Deaweh began regularly practicing yoga in 2014 when she travelled to teach abroad in Shenzhen, China. While in China, she was training for a half-marathon and decided that she just needed “a little yoga” to help improve flexibility. This “little yoga” turned out to be a struggle. Even though it would take a while to reach her toes—Deaweh quickly realized that each yoga practice left her feeling a little bit lighter.
Five years later, Deaweh began a PhD in Developmental Psychology at the University of Michigan and adopted an even greater appreciation for the profound mental health benefits of yoga and meditation. Deaweh’s research examines structural racism, health, and healing among Black youth during the transition to adulthood. Deaweh earned her Bachelor of Arts degree from Spelman College and her Master of Education from the Harvard Graduate School of Education. She has worked in academic institutions and research organizations where she investigated college student academic success, school-to-work transitions, and developmental supports for youth and young adults. Deaweh completed her 200-hour registered yoga teacher training in order to support her own mental health, put her academic work into practice, and expand access to the benefits of yoga.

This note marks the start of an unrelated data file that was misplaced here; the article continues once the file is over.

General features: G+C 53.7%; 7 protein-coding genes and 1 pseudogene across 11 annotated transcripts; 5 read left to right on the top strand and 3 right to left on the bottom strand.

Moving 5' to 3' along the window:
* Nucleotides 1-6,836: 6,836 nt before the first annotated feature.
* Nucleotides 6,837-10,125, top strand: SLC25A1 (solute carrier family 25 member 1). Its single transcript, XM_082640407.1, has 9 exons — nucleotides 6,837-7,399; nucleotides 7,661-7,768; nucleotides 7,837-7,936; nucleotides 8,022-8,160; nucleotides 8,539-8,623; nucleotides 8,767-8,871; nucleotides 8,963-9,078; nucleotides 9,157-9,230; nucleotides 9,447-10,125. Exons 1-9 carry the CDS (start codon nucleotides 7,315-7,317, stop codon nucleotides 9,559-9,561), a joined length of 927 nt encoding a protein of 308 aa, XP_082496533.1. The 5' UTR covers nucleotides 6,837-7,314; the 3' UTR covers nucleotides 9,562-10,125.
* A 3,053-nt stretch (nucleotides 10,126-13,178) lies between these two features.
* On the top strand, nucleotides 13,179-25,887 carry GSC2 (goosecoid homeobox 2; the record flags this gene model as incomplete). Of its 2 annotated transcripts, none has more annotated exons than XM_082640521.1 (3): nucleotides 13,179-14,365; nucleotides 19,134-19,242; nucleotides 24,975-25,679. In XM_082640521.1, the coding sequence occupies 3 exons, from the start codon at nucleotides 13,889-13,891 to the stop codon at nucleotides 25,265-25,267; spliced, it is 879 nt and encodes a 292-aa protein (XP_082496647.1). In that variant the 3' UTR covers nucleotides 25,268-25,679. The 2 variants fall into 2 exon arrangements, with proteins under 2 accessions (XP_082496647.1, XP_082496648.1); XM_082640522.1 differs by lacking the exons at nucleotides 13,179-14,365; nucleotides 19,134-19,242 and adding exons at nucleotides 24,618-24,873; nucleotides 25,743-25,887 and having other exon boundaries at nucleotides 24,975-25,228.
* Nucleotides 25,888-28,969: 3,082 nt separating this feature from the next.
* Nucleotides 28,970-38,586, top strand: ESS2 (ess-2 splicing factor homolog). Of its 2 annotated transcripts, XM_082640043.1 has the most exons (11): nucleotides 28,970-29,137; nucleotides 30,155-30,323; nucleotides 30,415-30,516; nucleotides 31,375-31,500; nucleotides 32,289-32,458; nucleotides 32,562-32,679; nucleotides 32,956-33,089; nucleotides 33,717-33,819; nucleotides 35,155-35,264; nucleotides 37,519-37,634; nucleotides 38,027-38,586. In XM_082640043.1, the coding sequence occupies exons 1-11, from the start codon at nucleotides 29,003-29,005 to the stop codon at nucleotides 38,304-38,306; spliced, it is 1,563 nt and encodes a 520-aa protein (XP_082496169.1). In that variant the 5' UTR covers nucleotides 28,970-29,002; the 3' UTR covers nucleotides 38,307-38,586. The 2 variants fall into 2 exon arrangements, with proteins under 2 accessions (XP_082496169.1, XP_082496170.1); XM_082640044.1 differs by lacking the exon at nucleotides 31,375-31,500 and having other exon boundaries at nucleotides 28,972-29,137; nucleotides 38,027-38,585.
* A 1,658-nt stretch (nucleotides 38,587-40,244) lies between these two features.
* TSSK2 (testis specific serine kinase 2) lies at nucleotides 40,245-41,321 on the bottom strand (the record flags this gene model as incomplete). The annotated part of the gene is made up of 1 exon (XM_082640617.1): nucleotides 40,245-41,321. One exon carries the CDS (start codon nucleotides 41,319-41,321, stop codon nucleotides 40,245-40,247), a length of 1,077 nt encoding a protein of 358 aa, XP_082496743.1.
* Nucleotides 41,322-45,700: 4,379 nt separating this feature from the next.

Deaweh’s classes are designed for exploration and restoration. Her classes are informed by Ashtanga, Yin, and Pranayama yogic traditions to help students build strength, flexibility, and mindfulness. She also incorporates playful, intuitive movement to help foster a sense of freedom on the yoga mat. Deaweh is committed to creating opportunities to use yoga and meditation as tools to promote health and healing among marginalized communities.